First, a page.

The people of a Caribbean nation known as Haiti are in great fear now following the news of a new mosquito-borne disease detected in a patient. This disease is known as Mayaro virus. According to Florida researchers, this disease has never been detected in any patient before now.
Mayaro virus is closely related to chikungunya virus and was isolated in Trinidad in 1954. Most of the reported cases, however, were confined to small outbreaks in the Amazon.
Whether this event signals the beginning of a new epidemic in the Caribbean, is currently unknown.
"While the current attention was focused on the Zika virus, the discovery of another virus transmitted by mosquitoes that can be going around the Caribbean is alarming," said Dr. Glenn Morris, Director of the Emerging Pathogens Institute at UF.
"[...] Hopefully we will not see the same massive outbreaks we've seen with chikungunya, dengue and now Zika. However, these results emphasize that there are more viruses waiting in the wings and that can be a threat in the future, and we need to monitor."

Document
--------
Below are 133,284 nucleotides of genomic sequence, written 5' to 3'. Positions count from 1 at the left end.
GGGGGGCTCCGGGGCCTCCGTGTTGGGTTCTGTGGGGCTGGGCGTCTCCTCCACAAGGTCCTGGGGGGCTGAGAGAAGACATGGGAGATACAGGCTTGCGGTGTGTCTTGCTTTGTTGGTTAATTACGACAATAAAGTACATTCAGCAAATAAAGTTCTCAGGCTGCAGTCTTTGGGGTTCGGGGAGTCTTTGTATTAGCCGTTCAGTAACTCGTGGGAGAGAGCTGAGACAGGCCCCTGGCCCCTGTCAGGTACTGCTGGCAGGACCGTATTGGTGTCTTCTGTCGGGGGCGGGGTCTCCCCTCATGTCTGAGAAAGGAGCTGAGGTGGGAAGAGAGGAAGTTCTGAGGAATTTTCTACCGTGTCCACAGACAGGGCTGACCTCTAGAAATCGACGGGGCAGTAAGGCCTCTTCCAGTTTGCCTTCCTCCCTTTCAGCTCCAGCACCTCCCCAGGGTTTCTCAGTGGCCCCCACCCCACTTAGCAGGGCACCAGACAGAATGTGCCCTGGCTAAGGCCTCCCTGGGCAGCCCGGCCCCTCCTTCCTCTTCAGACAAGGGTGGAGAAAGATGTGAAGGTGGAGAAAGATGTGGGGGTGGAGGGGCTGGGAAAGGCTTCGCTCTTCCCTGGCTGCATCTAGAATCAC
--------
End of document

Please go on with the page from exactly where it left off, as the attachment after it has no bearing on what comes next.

"The virus we detected is genetically different from those which have recently been described in Brazil, and we do not know yet if it is unique in Haiti or if it is a recombinant strain of different types of Mayaro virus," said Dr. John Lednicky, associate professor in environmental and global health department at the UF College of Public Health and Health Professions and lead author of the study whose results were published online August 26 by the CDC in Emerging Infectious Disease.
Symptoms of Mayaro fever are similar to those of chikungunya fever: fever, joint pain, muscle pain and rash. Abdominal pain is also a feature of Mayaro fever, but joint pain can last longer.